|Publication number||US7142648 B1|
|Application number||US 10/626,786|
|Publication date||Nov 28, 2006|
|Filing date||Jul 23, 2003|
|Priority date||Jul 23, 2003|
|Publication number||10626786, 626786, US 7142648 B1, US 7142648B1, US-B1-7142648, US7142648 B1, US7142648B1|
|Original Assignee||Sprint Communications Company L.P.|
|Export Citation||BiBTeX, EndNote, RefMan|
|Patent Citations (6), Non-Patent Citations (1), Referenced by (47), Classifications (20), Legal Events (3)|
|External Links: USPTO, USPTO Assignment, Espacenet|
The present invention relates in general to recording messages for a called party in a telephony system, and, more specifically, to restricting usage of recorded message files transferred within computer networks, such as an Internet Protocol (IP) network for providing IP telephony.
IP telephony is increasingly being used as the basis for telephonic communication. In addition to IP telephony calls made between networked personal computers, calls originating in the plain old telephone system (POTS) can be transported over IP networks using gateways between the public switched telephone network (PSTN) and the IP network (e.g., the Internet). IP telephony services can provide the same enhanced services that are available in a typical POTS system, such as voice mail.
When a call is made, resources in the IP network determine the address of a network location associated with the called party and establish a network session for exchanging data signals between the calling and called parties. The Session Initiation Protocol (SIP) can be used for collecting information necessary to create such a network session. A registration/location server typically provides a database of user information that may be consulted during a call set-up. The user information can be dynamically configured so that calls for a particular called party can be directed in a variety of ways. For example, a party can indicate to the location server that he/she is temporarily unavailable for receiving a call and that any incoming calls should be directed to a voice mail service for allowing a calling party to record an audio or video message for the called party. In addition, calls can be directed to the voice mail service when an incoming call initially connected to the called party's current location goes unanswered.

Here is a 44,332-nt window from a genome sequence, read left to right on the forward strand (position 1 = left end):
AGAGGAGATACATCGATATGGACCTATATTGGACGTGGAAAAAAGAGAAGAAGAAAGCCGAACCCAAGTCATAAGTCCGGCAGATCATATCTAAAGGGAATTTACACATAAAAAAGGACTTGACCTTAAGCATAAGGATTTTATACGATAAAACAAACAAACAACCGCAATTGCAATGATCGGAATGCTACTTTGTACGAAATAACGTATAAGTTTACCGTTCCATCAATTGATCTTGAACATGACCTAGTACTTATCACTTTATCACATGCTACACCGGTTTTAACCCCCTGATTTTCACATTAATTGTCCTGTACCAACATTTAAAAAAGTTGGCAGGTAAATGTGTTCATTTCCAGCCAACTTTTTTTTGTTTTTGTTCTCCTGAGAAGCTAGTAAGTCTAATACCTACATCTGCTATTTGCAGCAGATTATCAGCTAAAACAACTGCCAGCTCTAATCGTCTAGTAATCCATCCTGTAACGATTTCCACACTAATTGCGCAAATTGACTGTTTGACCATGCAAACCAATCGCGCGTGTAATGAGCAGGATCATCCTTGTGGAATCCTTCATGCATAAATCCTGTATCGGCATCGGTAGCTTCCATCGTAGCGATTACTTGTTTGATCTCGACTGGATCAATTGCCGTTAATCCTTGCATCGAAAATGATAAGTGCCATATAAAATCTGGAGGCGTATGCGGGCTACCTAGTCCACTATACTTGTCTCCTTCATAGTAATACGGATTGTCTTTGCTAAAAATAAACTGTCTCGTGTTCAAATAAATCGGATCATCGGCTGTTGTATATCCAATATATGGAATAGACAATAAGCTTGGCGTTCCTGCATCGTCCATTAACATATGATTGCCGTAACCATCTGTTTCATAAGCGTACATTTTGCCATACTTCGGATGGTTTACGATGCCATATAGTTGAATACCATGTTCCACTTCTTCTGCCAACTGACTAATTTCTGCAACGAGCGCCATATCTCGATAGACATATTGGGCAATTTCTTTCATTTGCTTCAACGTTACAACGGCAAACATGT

When an audio or video message has been recorded during a SIP-initiated communication session, the resulting multimedia file has been stored in a format ready for playback to the called party. For example, audio .wav files or video .mpg files have been created for a subsequent transfer or download to the called party via the IP network during message retrieval. File streaming can also be used to speed up the replaying of the message (e.g., transmitting packets of a streaming .wma, .wmv, or .asf file from a streaming server).
Existing SIP messaging systems require the called party to authenticate with a password or other security measure to ensure that the only the intended recipient(s) receive messages within a particular voice mailbox of a called party. However, the message files themselves are not protected. Once access to the mailbox is obtained, the message files can be copied, altered, or distributed to others without limitation. Since the message file already resides in an IP computer network, the alteration or forwarding of a message file is easily done. These uses of the recorded message may be contrary to the intention or desires of the calling party that created the message. For example, the sender of a message cannot ensure that the called party will not forward a confidential message to others.
The present invention has the advantage of providing a calling party leaving a message within an IP telephony system with control over the listening to and forwarding of the message.
In one aspect of the invention, a network apparatus is provided for communicating a recorded message from a calling party to a called party. A messaging controller accepts commands from the calling party and plays and records digital media including the recorded message. An encryption encoder/packager is coupled to the message controller for encrypting the recorded message in response to an encryption key and for packaging the encrypted recorded message with an identifier to produce a protected message file. A notification system sends a notification message for the called party to announce the protected message file. A message distributor delivers the protected message file to the called party when requested by the called party. A license server maintains the encryption key and the identifier and responds to a validated request for a license from the called party, wherein the validated request includes the identifier, and wherein the license includes a decryption key for accessing the protected message file.